Gas Giants Biography
As a member of the multi-platinum selling band the Gin Blossoms, lead singer Robin Wilson experienced all that rock stardom had to offer from TV appearances, touring, record sales, and music videos to Grammy nominations. So when he rounded up ex-Blossoms drummer Philip Rhodes and his longtime friend/guitarist Daniel Henzerling to form the Gas Giants, he knew he wanted only one thing.
"I want it all over again. And in fact, I want to take the showbiz stuff one step farther than the Gin Blossoms ever did. I want to be on cereal boxes in Japan," Wilson says. "In a lot of ways the Gin Blossoms resisted fame and the things that come with it. Rock life isn't something we saw on VH1. Phillip and I lived it and are prepared to start all over again."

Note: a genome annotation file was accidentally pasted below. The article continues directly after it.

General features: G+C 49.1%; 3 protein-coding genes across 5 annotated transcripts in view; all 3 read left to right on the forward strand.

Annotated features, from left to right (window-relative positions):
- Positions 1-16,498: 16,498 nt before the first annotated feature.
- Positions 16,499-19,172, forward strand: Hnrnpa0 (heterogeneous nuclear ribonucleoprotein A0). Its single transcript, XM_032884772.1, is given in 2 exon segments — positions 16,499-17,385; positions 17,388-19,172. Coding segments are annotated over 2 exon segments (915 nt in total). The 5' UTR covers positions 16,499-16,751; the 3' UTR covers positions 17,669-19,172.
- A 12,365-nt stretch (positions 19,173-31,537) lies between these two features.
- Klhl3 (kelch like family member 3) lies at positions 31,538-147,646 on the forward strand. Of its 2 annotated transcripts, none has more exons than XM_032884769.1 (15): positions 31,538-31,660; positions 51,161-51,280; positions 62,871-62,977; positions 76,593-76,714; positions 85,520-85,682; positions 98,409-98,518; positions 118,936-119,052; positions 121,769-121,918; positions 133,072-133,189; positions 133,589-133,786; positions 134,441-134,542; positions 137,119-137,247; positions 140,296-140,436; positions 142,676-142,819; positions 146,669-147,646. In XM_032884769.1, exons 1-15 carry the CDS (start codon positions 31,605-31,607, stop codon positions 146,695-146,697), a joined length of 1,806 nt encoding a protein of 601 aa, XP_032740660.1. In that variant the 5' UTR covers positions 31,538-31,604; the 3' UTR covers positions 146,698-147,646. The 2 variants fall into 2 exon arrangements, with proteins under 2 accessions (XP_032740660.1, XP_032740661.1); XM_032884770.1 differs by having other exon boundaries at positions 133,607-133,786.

Armed with a new record of edgy pop songs, FROM BEYOND THE BACK BURNER, their own recording studio dubbed Mayberry, and a new label, Atomic Pop, the trio is prepared for the competition and spirits are high. Perhaps that's because they already feel like they've fought half the battle just getting this record to market.
The Gas Giants (which refers to the planets Jupiter, Saturn, Uranus, and Neptune) formed in 1997, but the seeds were planted many years before that when Henzerling and Wilson were working as clerks mid-80s at the local Tower Records in Phoenix. Wilson explains, "I wanted to be in a band with Dan since our days at retail. We'd be in back stickering U2 albums and talking about how cool it would be in a band together and who we would want to sound like. It just didn't happen until two years ago."
The band was initially signed to the Blossoms' former label A&M. By May of 1998 they had built Mayberry and finished FROM BEYOND THE BACK BURNER with producer John Hampton. Wilson adds, "He was a best friend and mentor to the Blossoms so we have a real easy working relationship. When you can communicate with inside jokes and gestures, it makes recording all the more spontaneous and productive."